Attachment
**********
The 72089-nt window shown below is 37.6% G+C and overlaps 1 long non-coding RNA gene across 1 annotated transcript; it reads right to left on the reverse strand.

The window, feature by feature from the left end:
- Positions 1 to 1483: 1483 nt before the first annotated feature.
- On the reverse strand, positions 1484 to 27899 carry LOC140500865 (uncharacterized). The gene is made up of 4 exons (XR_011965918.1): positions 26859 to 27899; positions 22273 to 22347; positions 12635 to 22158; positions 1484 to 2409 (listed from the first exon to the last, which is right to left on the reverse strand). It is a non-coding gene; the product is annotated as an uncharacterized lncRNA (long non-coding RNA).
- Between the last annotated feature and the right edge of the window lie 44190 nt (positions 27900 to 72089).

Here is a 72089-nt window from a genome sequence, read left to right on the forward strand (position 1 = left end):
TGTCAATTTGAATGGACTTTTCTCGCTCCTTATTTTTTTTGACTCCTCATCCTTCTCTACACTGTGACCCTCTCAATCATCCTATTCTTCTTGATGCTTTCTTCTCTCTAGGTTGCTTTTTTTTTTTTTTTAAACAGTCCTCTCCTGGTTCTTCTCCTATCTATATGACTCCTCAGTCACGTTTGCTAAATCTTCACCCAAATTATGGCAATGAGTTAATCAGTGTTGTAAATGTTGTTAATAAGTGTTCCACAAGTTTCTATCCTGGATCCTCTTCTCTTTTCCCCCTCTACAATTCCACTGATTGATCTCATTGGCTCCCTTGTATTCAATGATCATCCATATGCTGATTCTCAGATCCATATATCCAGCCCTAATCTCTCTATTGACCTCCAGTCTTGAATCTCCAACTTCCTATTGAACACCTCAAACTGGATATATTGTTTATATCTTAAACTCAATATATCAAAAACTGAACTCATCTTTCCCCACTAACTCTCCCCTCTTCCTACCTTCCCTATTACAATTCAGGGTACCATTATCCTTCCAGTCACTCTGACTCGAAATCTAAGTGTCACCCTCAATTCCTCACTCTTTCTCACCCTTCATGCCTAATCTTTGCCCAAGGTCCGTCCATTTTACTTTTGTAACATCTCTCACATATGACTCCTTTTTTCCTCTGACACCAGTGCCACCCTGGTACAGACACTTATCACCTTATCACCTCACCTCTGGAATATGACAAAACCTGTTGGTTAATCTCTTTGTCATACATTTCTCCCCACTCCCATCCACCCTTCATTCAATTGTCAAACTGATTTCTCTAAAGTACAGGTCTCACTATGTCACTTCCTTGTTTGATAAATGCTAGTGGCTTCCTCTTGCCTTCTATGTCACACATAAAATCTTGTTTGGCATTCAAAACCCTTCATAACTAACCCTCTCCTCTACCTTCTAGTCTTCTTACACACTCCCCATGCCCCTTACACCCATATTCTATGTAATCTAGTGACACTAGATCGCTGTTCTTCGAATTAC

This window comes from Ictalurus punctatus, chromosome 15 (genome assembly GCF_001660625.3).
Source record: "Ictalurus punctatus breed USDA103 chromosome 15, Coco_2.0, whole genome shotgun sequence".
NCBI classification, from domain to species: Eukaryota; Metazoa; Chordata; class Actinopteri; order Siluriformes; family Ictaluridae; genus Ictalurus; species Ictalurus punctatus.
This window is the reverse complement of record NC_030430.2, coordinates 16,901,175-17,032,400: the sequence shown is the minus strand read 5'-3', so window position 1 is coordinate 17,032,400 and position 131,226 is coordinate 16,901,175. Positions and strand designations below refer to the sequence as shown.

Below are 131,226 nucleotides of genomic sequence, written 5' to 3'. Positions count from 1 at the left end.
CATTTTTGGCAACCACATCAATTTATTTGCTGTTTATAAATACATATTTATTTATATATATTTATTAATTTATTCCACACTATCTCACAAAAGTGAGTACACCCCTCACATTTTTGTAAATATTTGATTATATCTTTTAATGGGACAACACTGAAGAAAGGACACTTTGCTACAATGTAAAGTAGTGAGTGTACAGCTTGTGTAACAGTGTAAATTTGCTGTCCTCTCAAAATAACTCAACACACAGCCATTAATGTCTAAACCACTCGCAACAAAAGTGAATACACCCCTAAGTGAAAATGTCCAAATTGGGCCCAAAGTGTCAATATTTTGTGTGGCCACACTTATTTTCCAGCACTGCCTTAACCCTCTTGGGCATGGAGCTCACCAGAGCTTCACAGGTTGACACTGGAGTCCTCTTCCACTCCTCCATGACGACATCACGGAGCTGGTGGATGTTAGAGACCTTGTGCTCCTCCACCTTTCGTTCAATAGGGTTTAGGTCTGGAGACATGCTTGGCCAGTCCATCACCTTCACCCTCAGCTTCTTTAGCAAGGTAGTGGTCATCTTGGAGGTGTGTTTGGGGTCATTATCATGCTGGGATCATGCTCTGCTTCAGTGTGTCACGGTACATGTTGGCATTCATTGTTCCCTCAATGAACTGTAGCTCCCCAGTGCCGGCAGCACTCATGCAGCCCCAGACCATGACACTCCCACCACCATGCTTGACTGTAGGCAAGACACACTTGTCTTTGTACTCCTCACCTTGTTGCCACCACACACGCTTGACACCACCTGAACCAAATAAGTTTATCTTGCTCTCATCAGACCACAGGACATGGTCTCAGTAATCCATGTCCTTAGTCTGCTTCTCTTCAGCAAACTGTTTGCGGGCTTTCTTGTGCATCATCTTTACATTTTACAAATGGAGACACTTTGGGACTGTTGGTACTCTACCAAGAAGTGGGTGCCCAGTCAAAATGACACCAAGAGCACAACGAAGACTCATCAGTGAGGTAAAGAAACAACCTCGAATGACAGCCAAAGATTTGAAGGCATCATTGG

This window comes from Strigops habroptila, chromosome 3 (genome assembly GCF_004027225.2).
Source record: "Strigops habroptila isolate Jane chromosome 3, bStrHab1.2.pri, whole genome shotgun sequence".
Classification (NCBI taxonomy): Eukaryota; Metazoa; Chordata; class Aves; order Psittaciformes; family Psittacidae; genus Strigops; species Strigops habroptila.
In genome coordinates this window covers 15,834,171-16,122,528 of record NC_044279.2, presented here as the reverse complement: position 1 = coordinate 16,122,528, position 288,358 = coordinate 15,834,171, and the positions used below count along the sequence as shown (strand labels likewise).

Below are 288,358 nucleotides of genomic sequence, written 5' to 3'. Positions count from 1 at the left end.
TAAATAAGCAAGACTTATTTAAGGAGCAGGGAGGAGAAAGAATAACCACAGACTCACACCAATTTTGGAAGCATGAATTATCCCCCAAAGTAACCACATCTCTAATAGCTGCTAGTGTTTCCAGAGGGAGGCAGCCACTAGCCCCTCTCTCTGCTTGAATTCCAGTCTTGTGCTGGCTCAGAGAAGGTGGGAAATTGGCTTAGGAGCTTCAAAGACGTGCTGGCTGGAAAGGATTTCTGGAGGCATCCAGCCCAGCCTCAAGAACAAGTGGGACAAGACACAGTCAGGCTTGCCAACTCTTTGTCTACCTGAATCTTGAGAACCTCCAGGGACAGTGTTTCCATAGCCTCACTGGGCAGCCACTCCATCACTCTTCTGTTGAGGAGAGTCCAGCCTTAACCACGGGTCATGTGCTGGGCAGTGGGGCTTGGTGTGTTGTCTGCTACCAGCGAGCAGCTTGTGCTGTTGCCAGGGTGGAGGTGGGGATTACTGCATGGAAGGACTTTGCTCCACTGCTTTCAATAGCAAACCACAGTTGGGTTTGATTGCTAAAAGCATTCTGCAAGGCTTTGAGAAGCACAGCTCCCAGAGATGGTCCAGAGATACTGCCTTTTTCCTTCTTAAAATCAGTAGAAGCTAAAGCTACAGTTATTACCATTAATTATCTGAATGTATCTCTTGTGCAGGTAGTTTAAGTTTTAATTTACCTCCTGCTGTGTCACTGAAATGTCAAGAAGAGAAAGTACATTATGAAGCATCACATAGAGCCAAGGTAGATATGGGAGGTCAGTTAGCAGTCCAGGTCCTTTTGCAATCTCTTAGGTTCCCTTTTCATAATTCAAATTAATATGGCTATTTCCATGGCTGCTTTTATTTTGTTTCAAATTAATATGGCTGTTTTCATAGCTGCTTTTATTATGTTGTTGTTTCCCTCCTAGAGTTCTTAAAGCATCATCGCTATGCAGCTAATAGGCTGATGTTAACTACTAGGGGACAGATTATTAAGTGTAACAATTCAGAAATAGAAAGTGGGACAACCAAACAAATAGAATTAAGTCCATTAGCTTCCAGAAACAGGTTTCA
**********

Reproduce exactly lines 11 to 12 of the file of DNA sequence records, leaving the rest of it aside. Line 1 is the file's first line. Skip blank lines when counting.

This window is the reverse complement of record NC_030430.2, coordinates 16,901,175-17,032,400: the sequence shown is the minus strand read 5'-3', so window position 1 is coordinate 17,032,400 and position 131,226 is coordinate 16,901,175. Positions and strand designations below refer to the sequence as shown.

Below are 131,226 nucleotides of genomic sequence, written 5' to 3'. Positions count from 1 at the left end.